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Commercial and industrial (C&I) consumers in Tamil Nadu are considering switching to solar open access projects under captive and group captive mode as opposed to buying power from the state-owned distribution companies (DISCOMs) in the wake of across-the-board tariff hikes in the state.
The multi-year tariff order, which has come after an eight-year gap, raised the conventional power cost by 6-18% for C&I consumers. From September 10, 2022, HT consumers who have been sourcing renewable power from DISCOMs will also pay 10% more by way of a green power tariff.
The order has allowed a progressive hike in tariffs every year.
“TANGEDCO was never the cheapest electricity provider in the country. So, the shift from the grid to renewables is inevitable, and it will be faster now. I would say industrial consumers will opt more for captive consumption as it gives them a lot of control over the operation and consumption,” said S Manikandan, Director – Spero Mobility and Energy Solutions, a Coimbatore-based company.
He added that the market offered many innovative financing options for captive power sources, starting from 1 MW capacity installations, which would encourage customers to move to renewables.
Another consumer, who is an executive at a textile company, said that the proposed 6% yearly hike in tariffs is unprecedented for Tamil Nadu.
“The tariff order will lead to consumers turning to more open access projects. For instance, I have a captive open access installation, and this is complemented by small purchases from third-party providers under the open access route. However, the additional network charges would encourage me to shift entirely to the captive mode,” he said.
Traditionally, high DISCOM tariffs have pushed C&I consumers towards captive and group captive models of open access due to the exemption of cross-subsidy and additional surcharges, which can often account for half the landed open-access cost of power. The tariff hike will likely accelerate the process as the savings will be higher.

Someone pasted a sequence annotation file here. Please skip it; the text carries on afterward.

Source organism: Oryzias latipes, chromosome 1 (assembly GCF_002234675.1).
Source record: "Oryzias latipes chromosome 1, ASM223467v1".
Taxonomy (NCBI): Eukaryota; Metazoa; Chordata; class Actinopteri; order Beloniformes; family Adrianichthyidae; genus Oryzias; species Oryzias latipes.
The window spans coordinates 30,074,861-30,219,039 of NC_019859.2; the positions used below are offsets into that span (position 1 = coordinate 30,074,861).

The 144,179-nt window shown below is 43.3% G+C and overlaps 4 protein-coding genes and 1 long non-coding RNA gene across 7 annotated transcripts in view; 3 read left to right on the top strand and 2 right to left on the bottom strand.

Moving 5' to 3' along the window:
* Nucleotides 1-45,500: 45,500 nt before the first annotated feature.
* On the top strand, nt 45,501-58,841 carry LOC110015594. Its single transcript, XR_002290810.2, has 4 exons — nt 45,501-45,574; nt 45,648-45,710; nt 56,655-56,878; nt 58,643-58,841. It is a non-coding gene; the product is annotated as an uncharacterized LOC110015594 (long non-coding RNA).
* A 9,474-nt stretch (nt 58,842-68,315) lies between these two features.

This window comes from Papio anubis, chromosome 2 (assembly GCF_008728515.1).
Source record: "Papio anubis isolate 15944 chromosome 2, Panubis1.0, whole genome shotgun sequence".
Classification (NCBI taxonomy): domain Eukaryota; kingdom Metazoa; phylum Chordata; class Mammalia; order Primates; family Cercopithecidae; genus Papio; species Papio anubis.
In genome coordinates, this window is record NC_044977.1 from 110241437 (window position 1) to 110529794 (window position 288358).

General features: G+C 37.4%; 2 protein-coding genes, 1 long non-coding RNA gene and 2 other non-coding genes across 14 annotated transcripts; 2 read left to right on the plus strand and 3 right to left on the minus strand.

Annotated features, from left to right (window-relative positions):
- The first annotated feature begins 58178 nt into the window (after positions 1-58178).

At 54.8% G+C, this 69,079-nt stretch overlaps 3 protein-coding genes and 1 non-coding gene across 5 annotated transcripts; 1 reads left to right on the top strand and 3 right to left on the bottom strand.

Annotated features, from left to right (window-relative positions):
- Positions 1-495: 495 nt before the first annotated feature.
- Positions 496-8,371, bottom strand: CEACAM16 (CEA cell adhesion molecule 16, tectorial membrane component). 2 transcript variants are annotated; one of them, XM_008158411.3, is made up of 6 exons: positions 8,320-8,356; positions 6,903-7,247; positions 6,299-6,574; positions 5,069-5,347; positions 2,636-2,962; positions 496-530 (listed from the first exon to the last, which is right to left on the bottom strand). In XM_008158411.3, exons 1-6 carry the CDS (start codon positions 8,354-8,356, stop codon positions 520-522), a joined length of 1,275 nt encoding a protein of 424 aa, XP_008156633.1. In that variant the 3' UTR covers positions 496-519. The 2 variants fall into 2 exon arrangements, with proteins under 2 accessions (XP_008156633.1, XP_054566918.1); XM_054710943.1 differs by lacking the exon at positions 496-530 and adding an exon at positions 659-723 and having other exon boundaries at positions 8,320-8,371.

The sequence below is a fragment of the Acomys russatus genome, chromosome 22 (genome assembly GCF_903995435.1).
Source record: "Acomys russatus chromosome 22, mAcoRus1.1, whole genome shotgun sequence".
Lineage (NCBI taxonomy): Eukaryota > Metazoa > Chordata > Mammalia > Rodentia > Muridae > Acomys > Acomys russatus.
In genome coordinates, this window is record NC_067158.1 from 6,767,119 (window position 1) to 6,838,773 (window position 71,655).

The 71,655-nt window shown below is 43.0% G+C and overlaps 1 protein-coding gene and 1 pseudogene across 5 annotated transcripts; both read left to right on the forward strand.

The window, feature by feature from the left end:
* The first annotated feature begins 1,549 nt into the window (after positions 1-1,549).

“The tariff increase has come as a jolt to consumers. Post-Covid, inquiries have picked up for rooftop solar, especially for captive and group captive projects in small-scale and large-scale industries. Right now, it is early to comment on demand,” said Anusha Balakumar, MD, Trio Solar, which provides green energy solutions in Chennai.
The industrialized states have been witnessing a progressive trend of C&I consumers moving to captive power modes. Some consumers with constraints of space and capital have also opted for third-party open access options to save costs.
Tamil Nadu ranks third in cumulative solar open access installations as of Q2 2022. The state witnessed a surge in open access installations, with a 69.7% increase compared to the previous quarter.
The state also accounted for 11.1% of solar open access capacity added in the country in Q2 2022, as revealed in Mercom India’s Mercom India Solar Open Access Market Report Q2 2022.
“It’s obvious that the tariff order only makes it more attractive for C&I to opt for solar open access projects under captive or group captive modes as the power from DISCOMs becomes dearer,” a top executive at a private open access developer active in Tamil Nadu said.
A lesser-known aspect of the tariff order is the ‘grid operation’ charge of ₹0.70 ($0.008)/kWh to be levied on consumers with rooftop solar systems, the executive said. It is likely that C&I consumers would switch to captive and group captive modes to avoid this charge.
Since rooftop installations cannot be expanded for higher energy needs, it can be expected that demand for open access projects will grow.
However, some developers were uncertain about the attractiveness of solar open access, especially for smaller C&I consumers for whom the tariff hike is relatively modest at 6%.
“With the rising cost of modules, the solar open access route might not be the obvious choice for many, given the capital requirement involved. But for larger C&I consumers, who will now be paying as much as 18% more to DISCOMs, the open access captive or group captive solution will be appealing,” one developer said.
DISCOMs in Tamil Nadu have been faring poorly on financial parameters, which led to a downgrade in the Power Ministry’s annual DISCOMs rating for 2022. The state would have risked losing monetary support from the Central government if the tariff was not revised to reflect the cost of electricity supply.
TANGEDCO reported a gap of ₹2 (~$0.025) between its cost of supply and revenue requirement – one of the highest among peers. The DISCOM’s performance on interest and O&M cost lies in the bottom tertile.